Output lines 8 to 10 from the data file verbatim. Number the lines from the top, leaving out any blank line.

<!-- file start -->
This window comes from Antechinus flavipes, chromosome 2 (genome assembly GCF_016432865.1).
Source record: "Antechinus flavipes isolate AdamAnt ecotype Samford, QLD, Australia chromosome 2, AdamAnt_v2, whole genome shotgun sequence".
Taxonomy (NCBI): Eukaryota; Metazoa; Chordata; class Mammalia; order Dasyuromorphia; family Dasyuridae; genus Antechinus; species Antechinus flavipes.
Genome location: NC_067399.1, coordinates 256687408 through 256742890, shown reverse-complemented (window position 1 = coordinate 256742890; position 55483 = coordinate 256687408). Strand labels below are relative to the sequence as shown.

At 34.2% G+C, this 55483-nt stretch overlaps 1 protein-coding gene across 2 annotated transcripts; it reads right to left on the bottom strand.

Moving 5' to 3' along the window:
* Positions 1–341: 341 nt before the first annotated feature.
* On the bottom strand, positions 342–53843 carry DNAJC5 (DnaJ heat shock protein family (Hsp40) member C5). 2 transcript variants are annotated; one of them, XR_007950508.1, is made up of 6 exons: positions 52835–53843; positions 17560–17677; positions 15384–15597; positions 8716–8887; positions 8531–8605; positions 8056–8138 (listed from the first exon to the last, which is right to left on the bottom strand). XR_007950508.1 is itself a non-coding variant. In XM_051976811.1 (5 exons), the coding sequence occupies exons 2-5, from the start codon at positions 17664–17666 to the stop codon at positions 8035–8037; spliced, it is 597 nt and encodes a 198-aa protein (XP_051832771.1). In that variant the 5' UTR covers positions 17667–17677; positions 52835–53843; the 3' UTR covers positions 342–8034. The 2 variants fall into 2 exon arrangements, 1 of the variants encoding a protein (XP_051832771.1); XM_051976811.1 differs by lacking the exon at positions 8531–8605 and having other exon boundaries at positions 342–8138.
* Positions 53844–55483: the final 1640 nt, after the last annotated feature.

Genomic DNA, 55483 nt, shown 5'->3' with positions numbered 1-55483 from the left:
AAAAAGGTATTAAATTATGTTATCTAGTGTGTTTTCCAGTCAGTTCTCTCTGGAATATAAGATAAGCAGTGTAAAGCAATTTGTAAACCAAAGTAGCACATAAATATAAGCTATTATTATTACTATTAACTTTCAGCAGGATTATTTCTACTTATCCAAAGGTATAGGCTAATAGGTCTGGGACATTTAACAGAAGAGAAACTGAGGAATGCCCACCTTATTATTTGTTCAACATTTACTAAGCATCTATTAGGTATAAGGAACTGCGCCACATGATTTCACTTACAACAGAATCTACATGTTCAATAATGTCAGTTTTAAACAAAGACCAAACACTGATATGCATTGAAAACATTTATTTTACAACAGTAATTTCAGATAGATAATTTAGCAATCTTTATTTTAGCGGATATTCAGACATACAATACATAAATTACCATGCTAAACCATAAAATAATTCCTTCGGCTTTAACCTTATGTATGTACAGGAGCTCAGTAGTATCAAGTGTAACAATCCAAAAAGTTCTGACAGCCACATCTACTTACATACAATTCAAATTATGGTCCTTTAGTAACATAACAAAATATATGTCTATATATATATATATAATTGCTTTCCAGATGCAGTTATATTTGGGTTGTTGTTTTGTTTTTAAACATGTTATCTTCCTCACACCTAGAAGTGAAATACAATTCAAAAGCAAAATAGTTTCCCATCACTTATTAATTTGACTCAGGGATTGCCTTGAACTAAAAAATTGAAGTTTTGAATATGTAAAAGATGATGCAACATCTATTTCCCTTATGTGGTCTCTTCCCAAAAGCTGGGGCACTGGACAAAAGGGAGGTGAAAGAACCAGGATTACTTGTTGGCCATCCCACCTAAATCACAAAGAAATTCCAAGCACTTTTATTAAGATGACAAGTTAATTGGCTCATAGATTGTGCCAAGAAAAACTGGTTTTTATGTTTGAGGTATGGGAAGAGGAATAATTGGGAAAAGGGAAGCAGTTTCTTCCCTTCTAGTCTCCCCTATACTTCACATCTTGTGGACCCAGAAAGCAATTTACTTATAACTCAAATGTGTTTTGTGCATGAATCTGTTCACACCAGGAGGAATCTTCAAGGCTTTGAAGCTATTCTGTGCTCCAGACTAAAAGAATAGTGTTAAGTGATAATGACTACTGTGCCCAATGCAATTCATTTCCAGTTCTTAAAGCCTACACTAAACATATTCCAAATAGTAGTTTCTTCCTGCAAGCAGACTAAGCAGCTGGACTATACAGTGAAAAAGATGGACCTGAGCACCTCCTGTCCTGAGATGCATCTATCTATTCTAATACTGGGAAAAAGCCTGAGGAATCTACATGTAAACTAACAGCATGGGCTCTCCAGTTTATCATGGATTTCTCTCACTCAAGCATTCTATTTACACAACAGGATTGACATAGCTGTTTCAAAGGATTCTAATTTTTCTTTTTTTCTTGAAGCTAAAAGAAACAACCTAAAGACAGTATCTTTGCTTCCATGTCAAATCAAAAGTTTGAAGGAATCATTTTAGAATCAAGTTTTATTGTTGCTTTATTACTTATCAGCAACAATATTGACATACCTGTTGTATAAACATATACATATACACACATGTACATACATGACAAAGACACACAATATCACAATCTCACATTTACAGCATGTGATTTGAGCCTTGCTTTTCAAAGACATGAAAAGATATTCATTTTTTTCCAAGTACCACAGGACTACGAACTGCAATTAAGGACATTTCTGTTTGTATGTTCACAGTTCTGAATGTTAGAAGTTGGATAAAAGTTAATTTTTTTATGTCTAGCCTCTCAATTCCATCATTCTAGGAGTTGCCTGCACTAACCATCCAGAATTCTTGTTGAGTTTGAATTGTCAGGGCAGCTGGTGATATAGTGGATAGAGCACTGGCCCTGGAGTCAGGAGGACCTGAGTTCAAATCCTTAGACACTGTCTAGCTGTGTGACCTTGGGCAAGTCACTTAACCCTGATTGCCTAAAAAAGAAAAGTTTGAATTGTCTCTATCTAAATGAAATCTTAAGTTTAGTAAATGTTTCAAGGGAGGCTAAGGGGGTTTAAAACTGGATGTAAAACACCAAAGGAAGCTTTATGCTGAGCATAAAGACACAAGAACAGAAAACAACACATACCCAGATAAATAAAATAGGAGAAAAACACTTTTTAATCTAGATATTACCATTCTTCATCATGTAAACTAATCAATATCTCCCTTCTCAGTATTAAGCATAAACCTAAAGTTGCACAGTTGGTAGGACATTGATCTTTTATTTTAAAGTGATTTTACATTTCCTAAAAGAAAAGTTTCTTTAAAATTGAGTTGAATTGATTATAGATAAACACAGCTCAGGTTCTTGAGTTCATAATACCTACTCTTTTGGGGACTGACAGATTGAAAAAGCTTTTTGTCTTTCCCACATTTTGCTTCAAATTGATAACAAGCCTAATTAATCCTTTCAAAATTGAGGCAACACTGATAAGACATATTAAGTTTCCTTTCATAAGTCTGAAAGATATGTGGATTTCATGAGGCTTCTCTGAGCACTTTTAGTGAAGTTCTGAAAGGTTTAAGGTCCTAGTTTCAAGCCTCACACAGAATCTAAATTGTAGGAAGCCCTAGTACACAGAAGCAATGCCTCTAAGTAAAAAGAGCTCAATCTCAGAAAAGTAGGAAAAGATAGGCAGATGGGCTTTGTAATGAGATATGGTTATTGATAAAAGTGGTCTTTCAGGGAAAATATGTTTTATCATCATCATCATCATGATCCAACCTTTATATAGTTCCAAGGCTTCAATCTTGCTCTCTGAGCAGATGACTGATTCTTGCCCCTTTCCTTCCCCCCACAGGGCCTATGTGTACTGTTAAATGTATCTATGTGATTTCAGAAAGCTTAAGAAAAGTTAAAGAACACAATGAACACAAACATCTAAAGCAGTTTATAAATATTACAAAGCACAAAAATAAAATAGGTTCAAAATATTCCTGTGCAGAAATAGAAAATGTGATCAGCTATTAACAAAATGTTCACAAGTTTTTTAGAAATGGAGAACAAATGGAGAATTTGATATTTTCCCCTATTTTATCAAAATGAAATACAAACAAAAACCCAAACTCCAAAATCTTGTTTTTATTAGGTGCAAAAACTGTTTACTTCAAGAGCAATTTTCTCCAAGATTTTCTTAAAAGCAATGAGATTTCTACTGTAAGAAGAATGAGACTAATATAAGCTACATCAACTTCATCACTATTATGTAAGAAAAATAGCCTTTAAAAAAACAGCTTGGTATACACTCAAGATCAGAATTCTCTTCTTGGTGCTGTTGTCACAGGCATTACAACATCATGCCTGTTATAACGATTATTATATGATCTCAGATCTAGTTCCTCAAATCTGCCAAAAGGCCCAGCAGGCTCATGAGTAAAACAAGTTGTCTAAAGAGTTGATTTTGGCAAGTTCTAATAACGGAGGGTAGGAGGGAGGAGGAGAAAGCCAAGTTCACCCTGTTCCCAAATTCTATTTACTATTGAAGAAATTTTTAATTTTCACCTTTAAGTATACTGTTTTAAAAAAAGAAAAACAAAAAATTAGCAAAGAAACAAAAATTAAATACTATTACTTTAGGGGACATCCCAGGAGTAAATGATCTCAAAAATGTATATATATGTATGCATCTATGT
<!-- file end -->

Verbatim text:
* On the bottom strand, positions 342–53843 carry DNAJC5 (DnaJ heat shock protein family (Hsp40) member C5). 2 transcript variants are annotated; one of them, XR_007950508.1, is made up of 6 exons: positions 52835–53843; positions 17560–17677; positions 15384–15597; positions 8716–8887; positions 8531–8605; positions 8056–8138 (listed from the first exon to the last, which is right to left on the bottom strand). XR_007950508.1 is itself a non-coding variant. In XM_051976811.1 (5 exons), the coding sequence occupies exons 2-5, from the start codon at positions 17664–17666 to the stop codon at positions 8035–8037; spliced, it is 597 nt and encodes a 198-aa protein (XP_051832771.1). In that variant the 5' UTR covers positions 17667–17677; positions 52835–53843; the 3' UTR covers positions 342–8034. The 2 variants fall into 2 exon arrangements, 1 of the variants encoding a protein (XP_051832771.1); XM_051976811.1 differs by lacking the exon at positions 8531–8605 and having other exon boundaries at positions 342–8138.
* Positions 53844–55483: the final 1640 nt, after the last annotated feature.

Genomic DNA, 55483 nt, shown 5'->3' with positions numbered 1-55483 from the left: